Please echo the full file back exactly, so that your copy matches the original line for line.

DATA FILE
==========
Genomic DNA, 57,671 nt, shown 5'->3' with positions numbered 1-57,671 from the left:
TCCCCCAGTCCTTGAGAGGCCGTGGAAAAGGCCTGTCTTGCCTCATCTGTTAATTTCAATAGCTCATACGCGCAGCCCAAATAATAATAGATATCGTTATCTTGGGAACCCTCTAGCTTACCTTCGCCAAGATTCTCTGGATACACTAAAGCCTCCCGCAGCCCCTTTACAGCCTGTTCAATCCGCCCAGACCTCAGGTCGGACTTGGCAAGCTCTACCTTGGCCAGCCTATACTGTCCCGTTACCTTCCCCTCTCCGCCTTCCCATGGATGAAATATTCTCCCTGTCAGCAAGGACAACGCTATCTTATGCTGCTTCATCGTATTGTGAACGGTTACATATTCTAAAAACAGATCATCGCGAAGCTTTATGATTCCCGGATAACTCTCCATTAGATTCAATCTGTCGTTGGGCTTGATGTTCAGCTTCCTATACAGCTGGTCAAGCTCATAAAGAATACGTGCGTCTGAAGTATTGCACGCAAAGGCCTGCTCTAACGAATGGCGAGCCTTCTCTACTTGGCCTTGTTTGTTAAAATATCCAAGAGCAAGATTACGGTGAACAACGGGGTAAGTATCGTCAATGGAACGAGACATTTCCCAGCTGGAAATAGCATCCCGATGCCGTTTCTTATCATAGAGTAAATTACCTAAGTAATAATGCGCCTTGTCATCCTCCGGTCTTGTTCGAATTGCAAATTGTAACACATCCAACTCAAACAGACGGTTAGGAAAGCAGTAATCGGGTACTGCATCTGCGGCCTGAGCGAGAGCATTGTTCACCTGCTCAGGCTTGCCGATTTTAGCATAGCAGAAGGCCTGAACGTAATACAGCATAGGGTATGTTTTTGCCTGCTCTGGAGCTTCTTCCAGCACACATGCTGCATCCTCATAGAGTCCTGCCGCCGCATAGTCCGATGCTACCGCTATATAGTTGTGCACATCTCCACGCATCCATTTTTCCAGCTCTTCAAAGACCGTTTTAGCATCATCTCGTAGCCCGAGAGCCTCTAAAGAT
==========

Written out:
Genomic DNA, 57,671 nt, shown 5'->3' with positions numbered 1-57,671 from the left:
TCCCCCAGTCCTTGAGAGGCCGTGGAAAAGGCCTGTCTTGCCTCATCTGTTAATTTCAATAGCTCATACGCGCAGCCCAAATAATAATAGATATCGTTATCTTGGGAACCCTCTAGCTTACCTTCGCCAAGATTCTCTGGATACACTAAAGCCTCCCGCAGCCCCTTTACAGCCTGTTCAATCCGCCCAGACCTCAGGTCGGACTTGGCAAGCTCTACCTTGGCCAGCCTATACTGTCCCGTTACCTTCCCCTCTCCGCCTTCCCATGGATGAAATATTCTCCCTGTCAGCAAGGACAACGCTATCTTATGCTGCTTCATCGTATTGTGAACGGTTACATATTCTAAAAACAGATCATCGCGAAGCTTTATGATTCCCGGATAACTCTCCATTAGATTCAATCTGTCGTTGGGCTTGATGTTCAGCTTCCTATACAGCTGGTCAAGCTCATAAAGAATACGTGCGTCTGAAGTATTGCACGCAAAGGCCTGCTCTAACGAATGGCGAGCCTTCTCTACTTGGCCTTGTTTGTTAAAATATCCAAGAGCAAGATTACGGTGAACAACGGGGTAAGTATCGTCAATGGAACGAGACATTTCCCAGCTGGAAATAGCATCCCGATGCCGTTTCTTATCATAGAGTAAATTACCTAAGTAATAATGCGCCTTGTCATCCTCCGGTCTTGTTCGAATTGCAAATTGTAACACATCCAACTCAAACAGACGGTTAGGAAAGCAGTAATCGGGTACTGCATCTGCGGCCTGAGCGAGAGCATTGTTCACCTGCTCAGGCTTGCCGATTTTAGCATAGCAGAAGGCCTGAACGTAATACAGCATAGGGTATGTTTTTGCCTGCTCTGGAGCTTCTTCCAGCACACATGCTGCATCCTCATAGAGTCCTGCCGCCGCATAGTCCGATGCTACCGCTATATAGTTGTGCACATCTCCACGCATCCATTTTTCCAGCTCTTCAAAGACCGTTTTAGCATCATCTCGTAGCCCGAGAGCCTCTAAAGAT